United States
            Environmental Protection
EPA/820/F-11/001 | February 2011 | water.epa.gov
 Prrte&wig H-uwuMi  H-ealtk  twui
 Aquatic Life,
We use water in a variety of ways. Humans drink it, swim
in it, wash with it and travel across it. We use water to cool
our machines and provide power to our cities. Aquatic
organisms, such as fish, snails, frogs and insects, live in
water for part or all of their lives. To protect human  health
and aquatic life, states, territories and authorized tribes
establish water quality standards regulating how clean
their water bodies should be. The Environmental Protection
Agency (EPA) reviews these water quality standards and
approves them if they meet the requirements of the Clean
Water Act and EPA's water quality standards regulations.
States, territories and authorized tribes are required to hold
public hearings to review water quality standards every
three years to ensure that the standards in their regulations
align with current science and uses of specific water bodies
by people and aquatic life. This review is an opportunity for
you to help protect the water bodies in your area. State,
territorial and tribal environmental departments need your
help to learn how water bodies in your area are used or
could be used.

Set by each state, water quality standards regulate how clean a water body should be. The standards consist
of the water body's designated uses, water quality criteria to protect those uses and determine if they are
being attained, and antidegradation policies to help protect high quality water bodies.
  DESIGNATED USES. States designate water bodies
   for specific uses based on their goals and expectations
   for their waters. Typical designated uses include:
   -   Protection and propagation  of fish, shellfish and
   -   Recreation.
   -   Public water supply.
   -  Agricultural, industrial, navigational and other
   A water body's designated use can be changed if the state, territory or authorized tribe can demonstrate
   that the water body's current use is not attainable and if  EPA approves of the change.

    WATER QUALITY CRITERIA Water quality criteria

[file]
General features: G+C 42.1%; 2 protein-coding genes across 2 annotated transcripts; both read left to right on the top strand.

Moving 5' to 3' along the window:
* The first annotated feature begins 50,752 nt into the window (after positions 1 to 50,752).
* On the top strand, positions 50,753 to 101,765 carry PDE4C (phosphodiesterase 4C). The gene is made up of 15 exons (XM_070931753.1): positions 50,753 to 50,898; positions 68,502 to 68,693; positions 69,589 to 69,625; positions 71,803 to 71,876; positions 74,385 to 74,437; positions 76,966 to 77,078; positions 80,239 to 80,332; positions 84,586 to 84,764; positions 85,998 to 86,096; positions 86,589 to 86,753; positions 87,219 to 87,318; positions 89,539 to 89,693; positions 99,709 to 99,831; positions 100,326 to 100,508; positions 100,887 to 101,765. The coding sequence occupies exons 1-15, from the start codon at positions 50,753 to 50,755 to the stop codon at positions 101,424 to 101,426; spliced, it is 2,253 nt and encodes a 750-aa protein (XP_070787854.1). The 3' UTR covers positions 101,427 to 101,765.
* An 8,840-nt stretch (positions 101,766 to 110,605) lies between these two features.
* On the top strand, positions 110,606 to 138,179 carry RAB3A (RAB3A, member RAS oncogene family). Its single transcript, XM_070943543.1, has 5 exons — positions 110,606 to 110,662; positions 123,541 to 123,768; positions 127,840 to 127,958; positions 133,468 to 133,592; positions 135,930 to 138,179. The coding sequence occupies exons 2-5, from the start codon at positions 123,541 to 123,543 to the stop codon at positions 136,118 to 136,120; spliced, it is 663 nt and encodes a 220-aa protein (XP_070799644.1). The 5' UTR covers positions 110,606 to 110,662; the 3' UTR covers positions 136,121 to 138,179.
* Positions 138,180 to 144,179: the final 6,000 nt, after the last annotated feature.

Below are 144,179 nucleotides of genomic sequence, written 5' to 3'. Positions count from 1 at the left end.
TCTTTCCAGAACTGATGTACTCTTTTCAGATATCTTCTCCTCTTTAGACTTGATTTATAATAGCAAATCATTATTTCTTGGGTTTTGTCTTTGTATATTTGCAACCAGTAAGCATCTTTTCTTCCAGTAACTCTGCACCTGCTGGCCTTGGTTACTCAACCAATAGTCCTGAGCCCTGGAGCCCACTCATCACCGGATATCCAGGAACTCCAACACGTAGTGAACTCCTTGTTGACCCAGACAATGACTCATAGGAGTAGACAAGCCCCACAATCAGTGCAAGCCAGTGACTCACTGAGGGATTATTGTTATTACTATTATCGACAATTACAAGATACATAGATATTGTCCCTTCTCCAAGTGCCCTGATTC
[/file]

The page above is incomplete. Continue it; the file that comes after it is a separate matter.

are set to protect each designated use and are based
    only on data and scientific judgments about pollutant
    concentrations and their effects. Whether numeric
    or narrative in form, water quality criteria protect
    designated uses by describing the chemical, physical
    and biological conditions necessary for safe use of
    waters by humans and aquatic life. Definitions and
    examples of some criteria appear in the table below.
"Free From"
Lists the maximum pollutant
concentration levels allowed in a
water body.
Describes the desired conditions
for a water body as being "free
from" certain negative conditions.
Describes the kinds of organisms
expected in a healthy water body.
The maximum concentration of lead that aquatic life can
tolerate in a water body on a short-term (acute) basis is
65 micrograms of lead per liter of freshwater.
Free from excessive algae blooms.
Capable of supporting and maintaining a balanced,
integrated, adaptive community of diverse warm water
aquatic organisms.
   ANTIDEGRADATION POLICIES, states, territories
    and authorized tribes are required to complete the
    -   Protect existing uses and the water quality
        necessary to support such uses for all of their water
    -   Establish a public decision-making process for
        water bodies with water quality that is better than
        necessary to support the designated uses and for
        which  an activity is proposed that would lower
        water quality.
    -   Maintain and protect water quality of Outstanding National Resource Waters from degradation.
        Outstanding National Resource Waters are water bodies that a state chooses to protect most
    -   Identify methods for implementing their antidegradation policies.

   Check out your state's water quality standards
    regulations at http://water.epa.gov/scitech/swguidance/
    waterquality/standards/wqslibrary/index.cfm and
    contact your state's environmental department to voice
    your ideas  or concerns  about current or proposed
   Contact your state's EPA regional water quality
    standards coordinator at http://water.epa.gov/scitech/swguidance/waterquality/standards/regions.cfm
    if you have questions or concerns.
   Attend public hearings or information sessions to learn about water-related issues in your state.
   Check the designated uses for the water bodies near you. Are you or people you know using water
    bodies in other ways? If so, tell your state's environmental department.
   Visit http://water.epa.gov/action for more ways you can  help protect and clean up your state's waters.